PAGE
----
The Godfather Of Anime, Now Available in English
One of Japans’s greatest and most influential cultural exports is pop culture, manga and anime. But has anyone ever stopped and asked themselves: “where did this all begin?”
The answer is simple: with a single man by the name of Osamu Tezuka, also known as the “godfather of anime”, the “god of manga” or the “Walt Disney of Japan.”
After an incredibly long fourteen-year wait, Tezuka’s biography has finally reached the shelves of the US market. Recently translated by Frederik L, Schodt and released by the Stone Bridge Press, The Osamu Tezuka Story is available to English readers world-wide. The text was originally published as a series between 1989 and 1992 and is an incredibly large 928-page tome that introduces readers to Tezuka’s life during the postwar society.
Who was Osamu Tezuka?
Tezuka was an artistic genius, arguably the most fruitful Japanese manga creator in history. He is the sole mastermind behind over 700 manga titles, 150,000 hand-drawn pages of art and more than 60 anime in his lifetime. Tezuka’s career led him in creating a growing and longstanding industry surrounding the development of manga into animated Japanese cartoons, or anime, and exporting this new and unique style across the globe, consequently gathering millions of cult followers world-wide.
Tezuka’s work began with Astro Boy in the late 1960’s. In the United States, Tezuka is most widely known for Kimba the White Lion, originally published as the manga Jungle Emperor, and Buddha. Despite the wealth of content created by Tezuka, little is known and remains unpublished for American viewers because of both the wealth of titles to choose from as well as the extensive process of licensing, translating, and publishing manga overseas.
Unfortunately, a mere five years after Tezuka’s death from cancer in 1989 at the young age of 60, Disney notably plagiarized one of Tezuka’s favorite works, Kimba, The White Lion, in both appearance and plot for their massive blockbuster hit, The Lion King, that has accumulated an incredible near $1 billion revenue since its release in 1994.
The Writing And Illustrating Of The Osamu Tezuka Story
The Osamu Tezuka Story began as a manga release running in a Japanese newsweekly magazine beginning in 1989. After the final comic was released, a complete edition was published in book form in 1992. Not unlike traditional Japanese manga, this biography is read in the typical left-to-right and back-to-front fashion that avid manga readers are all too familiar with. Illustrated by the mangaka (manga artist) Toshio Ban, who worked with Tezuka during his successful career spanning fifteen years, this biography is intimately portrayed with the illustrations depicting the life of a friend, gormer colleague, and a legend.
To achieve historical accuracy, Ban used real photographs of Tezuka’s life to assist him in translating his story into manga form. He also used one of Tezuka’s personally created characters, Shunsaku Ban, aka “Mustachio”, as the narrator of Tezuka’s life.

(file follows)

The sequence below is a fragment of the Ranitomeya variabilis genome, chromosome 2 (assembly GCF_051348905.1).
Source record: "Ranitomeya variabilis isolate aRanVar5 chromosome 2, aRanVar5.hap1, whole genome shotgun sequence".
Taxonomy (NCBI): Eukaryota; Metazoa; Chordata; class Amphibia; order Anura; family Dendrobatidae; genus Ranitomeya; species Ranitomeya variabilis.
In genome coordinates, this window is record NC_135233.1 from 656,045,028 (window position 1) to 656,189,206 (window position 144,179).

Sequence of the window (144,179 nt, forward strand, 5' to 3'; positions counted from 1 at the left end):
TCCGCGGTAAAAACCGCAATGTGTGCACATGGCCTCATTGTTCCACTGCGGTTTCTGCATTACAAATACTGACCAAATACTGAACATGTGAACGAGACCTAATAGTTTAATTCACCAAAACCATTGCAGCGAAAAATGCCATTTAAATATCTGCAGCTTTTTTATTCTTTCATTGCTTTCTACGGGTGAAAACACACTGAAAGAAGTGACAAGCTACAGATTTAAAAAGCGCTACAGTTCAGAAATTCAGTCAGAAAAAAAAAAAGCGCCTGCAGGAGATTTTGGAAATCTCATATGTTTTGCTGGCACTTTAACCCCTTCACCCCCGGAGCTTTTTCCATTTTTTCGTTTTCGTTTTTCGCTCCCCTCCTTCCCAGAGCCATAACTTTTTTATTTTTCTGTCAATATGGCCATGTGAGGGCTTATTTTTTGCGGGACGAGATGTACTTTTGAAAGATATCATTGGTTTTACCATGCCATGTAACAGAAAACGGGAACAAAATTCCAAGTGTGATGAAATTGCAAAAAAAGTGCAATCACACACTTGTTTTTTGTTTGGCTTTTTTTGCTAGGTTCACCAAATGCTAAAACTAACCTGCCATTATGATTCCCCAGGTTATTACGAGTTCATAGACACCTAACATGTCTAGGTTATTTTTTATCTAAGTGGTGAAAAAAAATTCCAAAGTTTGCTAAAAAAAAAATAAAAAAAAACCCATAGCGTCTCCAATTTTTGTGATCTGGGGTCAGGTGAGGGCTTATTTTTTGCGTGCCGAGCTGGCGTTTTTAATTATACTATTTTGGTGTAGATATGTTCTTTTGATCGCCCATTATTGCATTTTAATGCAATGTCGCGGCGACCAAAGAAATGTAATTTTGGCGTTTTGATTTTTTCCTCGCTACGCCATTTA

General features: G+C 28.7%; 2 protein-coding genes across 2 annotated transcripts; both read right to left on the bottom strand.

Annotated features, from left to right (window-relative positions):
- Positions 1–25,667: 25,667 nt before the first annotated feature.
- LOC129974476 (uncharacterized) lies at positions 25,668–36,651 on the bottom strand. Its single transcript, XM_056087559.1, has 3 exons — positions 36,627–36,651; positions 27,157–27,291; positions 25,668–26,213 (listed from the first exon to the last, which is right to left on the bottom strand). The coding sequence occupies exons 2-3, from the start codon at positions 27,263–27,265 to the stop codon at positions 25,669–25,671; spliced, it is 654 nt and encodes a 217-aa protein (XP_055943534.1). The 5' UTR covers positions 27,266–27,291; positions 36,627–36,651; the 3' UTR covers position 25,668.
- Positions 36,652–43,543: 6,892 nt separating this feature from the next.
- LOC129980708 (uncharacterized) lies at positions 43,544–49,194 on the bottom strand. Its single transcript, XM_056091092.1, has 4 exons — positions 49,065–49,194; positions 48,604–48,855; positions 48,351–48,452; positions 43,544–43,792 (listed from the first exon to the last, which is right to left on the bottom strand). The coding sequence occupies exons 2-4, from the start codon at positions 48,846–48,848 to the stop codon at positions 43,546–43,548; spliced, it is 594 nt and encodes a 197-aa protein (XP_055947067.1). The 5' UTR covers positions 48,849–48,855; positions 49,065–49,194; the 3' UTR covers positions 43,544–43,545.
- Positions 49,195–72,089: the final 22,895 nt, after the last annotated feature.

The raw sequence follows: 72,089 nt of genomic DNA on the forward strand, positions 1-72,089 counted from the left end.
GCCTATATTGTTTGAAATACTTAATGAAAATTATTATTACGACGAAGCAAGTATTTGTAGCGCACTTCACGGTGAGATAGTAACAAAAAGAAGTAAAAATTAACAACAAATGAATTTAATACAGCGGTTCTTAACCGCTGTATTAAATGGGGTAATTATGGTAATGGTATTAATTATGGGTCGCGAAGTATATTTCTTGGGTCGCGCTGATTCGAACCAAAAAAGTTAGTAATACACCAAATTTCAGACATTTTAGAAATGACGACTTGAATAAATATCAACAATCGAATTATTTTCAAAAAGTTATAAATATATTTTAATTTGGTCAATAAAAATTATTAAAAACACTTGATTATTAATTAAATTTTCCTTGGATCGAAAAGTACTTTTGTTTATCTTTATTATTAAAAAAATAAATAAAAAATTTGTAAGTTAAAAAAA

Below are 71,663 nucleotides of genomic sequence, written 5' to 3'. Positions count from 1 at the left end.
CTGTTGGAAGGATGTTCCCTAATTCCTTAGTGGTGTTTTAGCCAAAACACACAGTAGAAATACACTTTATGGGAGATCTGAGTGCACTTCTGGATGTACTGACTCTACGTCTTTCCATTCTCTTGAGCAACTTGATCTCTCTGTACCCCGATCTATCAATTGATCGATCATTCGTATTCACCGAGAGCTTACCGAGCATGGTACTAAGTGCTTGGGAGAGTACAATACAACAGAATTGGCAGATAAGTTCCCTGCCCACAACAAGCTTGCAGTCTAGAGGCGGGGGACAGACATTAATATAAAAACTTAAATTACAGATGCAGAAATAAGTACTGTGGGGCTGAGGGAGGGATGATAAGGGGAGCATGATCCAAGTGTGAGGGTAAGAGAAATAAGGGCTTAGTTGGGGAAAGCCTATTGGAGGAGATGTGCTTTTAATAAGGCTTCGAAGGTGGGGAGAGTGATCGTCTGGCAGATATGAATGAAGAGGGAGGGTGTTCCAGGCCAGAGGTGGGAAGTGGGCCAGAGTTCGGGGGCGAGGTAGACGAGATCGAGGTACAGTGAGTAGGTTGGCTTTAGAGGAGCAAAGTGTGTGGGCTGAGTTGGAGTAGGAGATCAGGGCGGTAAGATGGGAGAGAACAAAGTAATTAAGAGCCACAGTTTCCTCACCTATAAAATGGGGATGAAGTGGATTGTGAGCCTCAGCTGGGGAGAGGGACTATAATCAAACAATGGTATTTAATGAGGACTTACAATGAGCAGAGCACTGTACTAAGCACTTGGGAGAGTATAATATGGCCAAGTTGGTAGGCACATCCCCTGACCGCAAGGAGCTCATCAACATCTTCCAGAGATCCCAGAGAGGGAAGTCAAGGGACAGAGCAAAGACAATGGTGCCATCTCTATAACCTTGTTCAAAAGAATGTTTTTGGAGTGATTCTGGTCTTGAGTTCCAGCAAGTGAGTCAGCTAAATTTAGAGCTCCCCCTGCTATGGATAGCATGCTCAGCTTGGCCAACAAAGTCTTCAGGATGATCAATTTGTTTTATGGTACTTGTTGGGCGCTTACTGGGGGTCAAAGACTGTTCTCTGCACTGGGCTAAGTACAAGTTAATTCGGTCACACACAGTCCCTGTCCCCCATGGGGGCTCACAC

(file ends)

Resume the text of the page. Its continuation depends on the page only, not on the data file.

Similar to Ban, Schodt, the translator for the biography, was also a longtime colleague of Tezuka who began working on translating his work back in the 1970’s.
The Story Of Tezuka
Not only does this wonderful biography include a detailed account of Tezuka’s career in manga and anime, but it also goes into great detail of his life in 20th-century Japan, before World War II, on through the modern era.
The extensive biography begins with his childhood, telling of his life at a rigorous military academy as the country was on the brink of war, his first drawings, the Tezuka’s discover of American comics, his life in medical school and the pursuit of his lifelong passion in art.
The backdrop of war encompasses about a quarter of the entire volume, both due to the impact it had on Tezuka’s life as well as the Japanese society in its entirety. Shockingly, there is no mention of the bomb droppings in Hiroshima and Nagasaki throughout the entire manga. On August 15, 1945, the war ended with a deafening silence before the manga quickly bursts into life again, portraying how Japan frenzied desperately to start a new life and vigor for their fallen society. During this part, readers are faced with unforgettable images of zombie-like characters representing the starving people, hopelessly dropping dead. Their bodies are depicted in an exaggerated grotesque nature bearing no resemblance to the realism of previous sections of the biographic comic.
After the war, the comic begins to revive itself, and the familiar artwork of Tezuka’s style jump starts to life once again. After the war ended, manga popularity rose as the public sought escapism, similar to the rise of superhero comic books in the US.
Although it is written in the style of a Japanese comic book, the content is far from fictional. This beautiful biography is recommended to anyone who is a lover of Tezuka’s work, or to anyone who is has an interest in manga and anime, including the history of one of the greatest cultural identities to a singular country. It is an eye-capturing and educational 50-year illustrated history book with the main character, Tezuka, emerging from the pages in his own creative style, brimming with energy until the final pages that was his life.
Why not add this brilliant manga to your collection?
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Featured image via Comic Stock